LONDON -- Inspector Morse tooled around Oxford in a Mark II. James Bond's arch-enemy Zao drove an XKR roadster, with an optional Gatling gun mounted behind the seats. When former Prime Minister Tony Blair pulled for the last time out of Downing Street last year, it was - how else? - in the back seat of a Jaguar.
There have been Lotuses and Triumphs, Aston Martins and MGs, but no vehicle has epitomized the once-legendary British motor industry like that most English of cars, the powerful, sultry Jaguar. Except that for almost 18 years, Jaguar has been owned by Ford Motor Co. in Detroit. Now the brand is about to be acquired by another vestige of Britain's long-ago colonies.
India's Tata Group wants to take off Ford's hands not only Jaguar but Land Rover, the British matron of sport utility vehicles that Queen Elizabeth II has been known to flog through the gardens behind Windsor Castle. A deal is expected to be announced tomorrow.
The import of one of India's muscular conglomerates riding to the rescue of British legends - and paying as much as $2 billion to do so - isn't lost on either side of the former empire.
The Tata deal "has made us all proud," said Debashis Chakraborty, a government official in Kolkata (formerly Calcutta), the one-time capital of the British Raj.
Neither Indians nor Brits have failed to appreciate the historical ironies involved. In Britain, though, the reaction has been mixed, with optimism that Tata chief executive Ratan Tata would be able to help restore the brand to its former pre-eminence and faint regret that it took an Indian giant to do the job.
"I think Sir William Lyons would be turning in his grave, quite frankly," said Barrie Birkin, a longtime Jaguar owner, referring to the legendary co-founder of the company who presided over the marque in world motor sports and luxury car design through 1972.
"I can't believe it, to tell you the truth," Birkin said. "But Tata's a guy who's made billions, and he must have some ideas to turn it around."
It probably helps the British attitude that Tata is no stranger to preserving British brands. The company owns the United Kingdom's biggest steel company, Corus, which includes the former British Steel, as well as Tetley Tea (which British observers note with some satisfaction was not merged into Tata Tea, the largest tea manufacturer in India).
"The media likes to call it the empire striking back. But I think there's more to it than that. There's a lot of evidence in international business research that companies will go to countries that are close to their own countries, close being defined broadly either in cultural terms or historical terms," said Ravi Ramamurti, director of the Center for Emerging Markets at Northeastern University in Boston.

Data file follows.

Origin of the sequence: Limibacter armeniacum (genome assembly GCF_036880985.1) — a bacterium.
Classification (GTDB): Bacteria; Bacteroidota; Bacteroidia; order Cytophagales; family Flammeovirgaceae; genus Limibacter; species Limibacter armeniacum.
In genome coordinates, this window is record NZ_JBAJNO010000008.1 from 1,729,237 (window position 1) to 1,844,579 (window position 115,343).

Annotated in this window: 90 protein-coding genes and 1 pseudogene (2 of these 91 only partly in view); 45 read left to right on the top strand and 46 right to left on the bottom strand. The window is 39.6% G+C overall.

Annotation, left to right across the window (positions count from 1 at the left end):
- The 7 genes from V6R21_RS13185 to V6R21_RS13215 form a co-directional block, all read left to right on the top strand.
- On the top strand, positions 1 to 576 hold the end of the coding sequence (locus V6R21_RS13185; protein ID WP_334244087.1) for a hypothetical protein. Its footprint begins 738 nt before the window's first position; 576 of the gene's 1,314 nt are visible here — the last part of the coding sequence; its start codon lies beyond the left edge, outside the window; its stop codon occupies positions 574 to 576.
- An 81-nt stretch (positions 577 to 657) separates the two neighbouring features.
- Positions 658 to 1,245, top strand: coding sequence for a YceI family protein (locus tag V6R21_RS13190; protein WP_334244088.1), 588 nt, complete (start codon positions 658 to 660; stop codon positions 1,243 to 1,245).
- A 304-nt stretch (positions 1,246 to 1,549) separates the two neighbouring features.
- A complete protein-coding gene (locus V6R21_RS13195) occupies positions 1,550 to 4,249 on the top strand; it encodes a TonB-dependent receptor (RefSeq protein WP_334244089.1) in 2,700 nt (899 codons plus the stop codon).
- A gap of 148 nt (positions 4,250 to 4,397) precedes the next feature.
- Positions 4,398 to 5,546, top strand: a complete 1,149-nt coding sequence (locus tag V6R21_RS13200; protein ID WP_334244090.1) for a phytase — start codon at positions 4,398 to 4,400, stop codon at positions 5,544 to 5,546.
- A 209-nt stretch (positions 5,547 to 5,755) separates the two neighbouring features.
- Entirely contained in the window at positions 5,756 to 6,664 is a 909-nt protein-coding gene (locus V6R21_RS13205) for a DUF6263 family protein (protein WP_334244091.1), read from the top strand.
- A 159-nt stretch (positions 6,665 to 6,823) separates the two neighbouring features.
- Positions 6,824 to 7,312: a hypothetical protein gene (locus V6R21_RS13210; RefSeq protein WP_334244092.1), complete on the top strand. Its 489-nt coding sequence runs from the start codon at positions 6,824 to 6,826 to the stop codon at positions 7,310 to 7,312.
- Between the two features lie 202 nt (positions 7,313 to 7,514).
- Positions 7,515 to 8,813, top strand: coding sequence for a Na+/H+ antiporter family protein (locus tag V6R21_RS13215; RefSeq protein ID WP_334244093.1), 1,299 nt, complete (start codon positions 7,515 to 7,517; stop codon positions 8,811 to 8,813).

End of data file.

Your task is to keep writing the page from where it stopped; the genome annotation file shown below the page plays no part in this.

In 1989, British car enthusiasts saw Ford's purchase of Jaguar as a lifesaver that averted the brand's near-certain extinction under British ownership. The latest top-end models executed under Ford management have been widely celebrated: The new XF was named Car of the Year 2008 in Britain's What Car? awards.
The critical successes came on the tail end of years of lackluster financial performance and Ford's ill-fated experimentation with its X-type introductory level luxury car - an endeavor that produced the unlikely specter of a Jaguar station wagon.
Peter Cooke, KPMG professor of automotive management at the University of Buckingham, said that Ford "damaged the brand."
Land Rover prospered under Ford, with worldwide sales rising 18 percent last year as Jaguar's shrank by a similar proportion, but cash-hungry Ford wants to sell both. The automaker lost $2.67 billion in 2007 and $12.6 billion in 2006, and it recently unloaded Aston Martin, another premier British automobile brand, to a Kuwaiti investor group for $848 million, keeping a $77 million stake.
Under the complex ownership-sharing agreements being hashed out, Ford is expected to continue supplying engines - a provision that guarantees, over the next few years at least, not only the jobs of 16,500 workers at Ford plants but up to 40,000 others in the companies that provide components.
Tata would maintain British management teams and three existing production plants in Birmingham and Liverpool, as well as two engineering and design studios. And both Jaguar and Land Rover could wind up a lot more classically British than they ever did under Ford.
"What attracted us was the fact that these are two iconic brands, global in nature and highly respected for their products," Ratan Tata said in an interview with Autocar magazine. "We believe it is the duty of whoever owns them to nurture the image, to retain their touch and feel, and not to tinker with them. They are British brands - and they should remain British."
Kim Murphy and Henry Chu write for the Los Angeles Times.